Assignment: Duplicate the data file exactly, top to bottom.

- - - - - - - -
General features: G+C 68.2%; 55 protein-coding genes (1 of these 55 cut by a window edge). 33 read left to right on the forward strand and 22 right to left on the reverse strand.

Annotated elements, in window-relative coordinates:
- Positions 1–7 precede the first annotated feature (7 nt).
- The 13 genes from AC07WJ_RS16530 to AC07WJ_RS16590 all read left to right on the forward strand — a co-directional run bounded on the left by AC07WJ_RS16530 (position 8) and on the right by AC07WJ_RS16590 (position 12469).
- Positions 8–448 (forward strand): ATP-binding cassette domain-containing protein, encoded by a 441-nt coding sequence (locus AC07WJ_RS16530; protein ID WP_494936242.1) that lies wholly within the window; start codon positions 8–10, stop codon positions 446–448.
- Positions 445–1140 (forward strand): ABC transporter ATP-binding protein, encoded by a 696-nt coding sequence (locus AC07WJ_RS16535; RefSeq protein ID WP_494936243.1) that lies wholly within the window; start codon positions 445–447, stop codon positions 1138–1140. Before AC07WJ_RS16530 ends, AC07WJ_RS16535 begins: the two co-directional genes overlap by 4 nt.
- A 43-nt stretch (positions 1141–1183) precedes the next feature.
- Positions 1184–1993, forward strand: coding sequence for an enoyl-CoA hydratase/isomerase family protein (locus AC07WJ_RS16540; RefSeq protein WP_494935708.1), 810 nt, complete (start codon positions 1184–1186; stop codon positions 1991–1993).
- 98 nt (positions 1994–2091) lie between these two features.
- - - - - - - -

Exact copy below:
General features: G+C 68.2%; 55 protein-coding genes (1 of these 55 cut by a window edge). 33 read left to right on the forward strand and 22 right to left on the reverse strand.

Annotated elements, in window-relative coordinates:
- Positions 1–7 precede the first annotated feature (7 nt).
- The 13 genes from AC07WJ_RS16530 to AC07WJ_RS16590 all read left to right on the forward strand — a co-directional run bounded on the left by AC07WJ_RS16530 (position 8) and on the right by AC07WJ_RS16590 (position 12469).
- Positions 8–448 (forward strand): ATP-binding cassette domain-containing protein, encoded by a 441-nt coding sequence (locus AC07WJ_RS16530; protein ID WP_494936242.1) that lies wholly within the window; start codon positions 8–10, stop codon positions 446–448.
- Positions 445–1140 (forward strand): ABC transporter ATP-binding protein, encoded by a 696-nt coding sequence (locus AC07WJ_RS16535; RefSeq protein ID WP_494936243.1) that lies wholly within the window; start codon positions 445–447, stop codon positions 1138–1140. Before AC07WJ_RS16530 ends, AC07WJ_RS16535 begins: the two co-directional genes overlap by 4 nt.
- A 43-nt stretch (positions 1141–1183) precedes the next feature.
- Positions 1184–1993, forward strand: coding sequence for an enoyl-CoA hydratase/isomerase family protein (locus AC07WJ_RS16540; RefSeq protein WP_494935708.1), 810 nt, complete (start codon positions 1184–1186; stop codon positions 1991–1993).
- 98 nt (positions 1994–2091) lie between these two features.